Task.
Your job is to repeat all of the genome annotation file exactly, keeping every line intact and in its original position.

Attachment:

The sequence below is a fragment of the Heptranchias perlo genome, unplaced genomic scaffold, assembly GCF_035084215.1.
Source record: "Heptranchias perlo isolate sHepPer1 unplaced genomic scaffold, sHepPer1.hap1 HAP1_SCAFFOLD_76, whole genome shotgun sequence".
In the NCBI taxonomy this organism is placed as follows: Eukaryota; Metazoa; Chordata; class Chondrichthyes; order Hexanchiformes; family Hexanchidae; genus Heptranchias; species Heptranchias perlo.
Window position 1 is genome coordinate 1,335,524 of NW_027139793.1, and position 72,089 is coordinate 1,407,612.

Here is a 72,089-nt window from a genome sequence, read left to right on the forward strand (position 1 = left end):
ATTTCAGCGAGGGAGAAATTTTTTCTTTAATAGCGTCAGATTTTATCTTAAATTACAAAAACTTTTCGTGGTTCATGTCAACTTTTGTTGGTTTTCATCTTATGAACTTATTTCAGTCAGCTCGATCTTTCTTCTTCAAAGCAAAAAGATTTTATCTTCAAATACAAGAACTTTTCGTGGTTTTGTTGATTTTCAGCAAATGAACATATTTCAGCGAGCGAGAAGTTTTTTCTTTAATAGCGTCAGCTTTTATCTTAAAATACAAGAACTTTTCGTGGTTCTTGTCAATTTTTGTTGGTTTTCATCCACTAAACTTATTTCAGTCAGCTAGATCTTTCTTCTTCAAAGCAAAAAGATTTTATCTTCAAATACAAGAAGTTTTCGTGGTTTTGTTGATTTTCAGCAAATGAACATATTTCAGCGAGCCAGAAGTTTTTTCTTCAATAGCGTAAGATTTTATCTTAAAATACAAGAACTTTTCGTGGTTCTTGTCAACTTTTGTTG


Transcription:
The sequence below is a fragment of the Heptranchias perlo genome, unplaced genomic scaffold, assembly GCF_035084215.1.
Source record: "Heptranchias perlo isolate sHepPer1 unplaced genomic scaffold, sHepPer1.hap1 HAP1_SCAFFOLD_76, whole genome shotgun sequence".
In the NCBI taxonomy this organism is placed as follows: Eukaryota; Metazoa; Chordata; class Chondrichthyes; order Hexanchiformes; family Hexanchidae; genus Heptranchias; species Heptranchias perlo.
Window position 1 is genome coordinate 1,335,524 of NW_027139793.1, and position 72,089 is coordinate 1,407,612.

Here is a 72,089-nt window from a genome sequence, read left to right on the forward strand (position 1 = left end):
ATTTCAGCGAGGGAGAAATTTTTTCTTTAATAGCGTCAGATTTTATCTTAAATTACAAAAACTTTTCGTGGTTCATGTCAACTTTTGTTGGTTTTCATCTTATGAACTTATTTCAGTCAGCTCGATCTTTCTTCTTCAAAGCAAAAAGATTTTATCTTCAAATACAAGAACTTTTCGTGGTTTTGTTGATTTTCAGCAAATGAACATATTTCAGCGAGCGAGAAGTTTTTTCTTTAATAGCGTCAGCTTTTATCTTAAAATACAAGAACTTTTCGTGGTTCTTGTCAATTTTTGTTGGTTTTCATCCACTAAACTTATTTCAGTCAGCTAGATCTTTCTTCTTCAAAGCAAAAAGATTTTATCTTCAAATACAAGAAGTTTTCGTGGTTTTGTTGATTTTCAGCAAATGAACATATTTCAGCGAGCCAGAAGTTTTTTCTTCAATAGCGTAAGATTTTATCTTAAAATACAAGAACTTTTCGTGGTTCTTGTCAACTTTTGTTG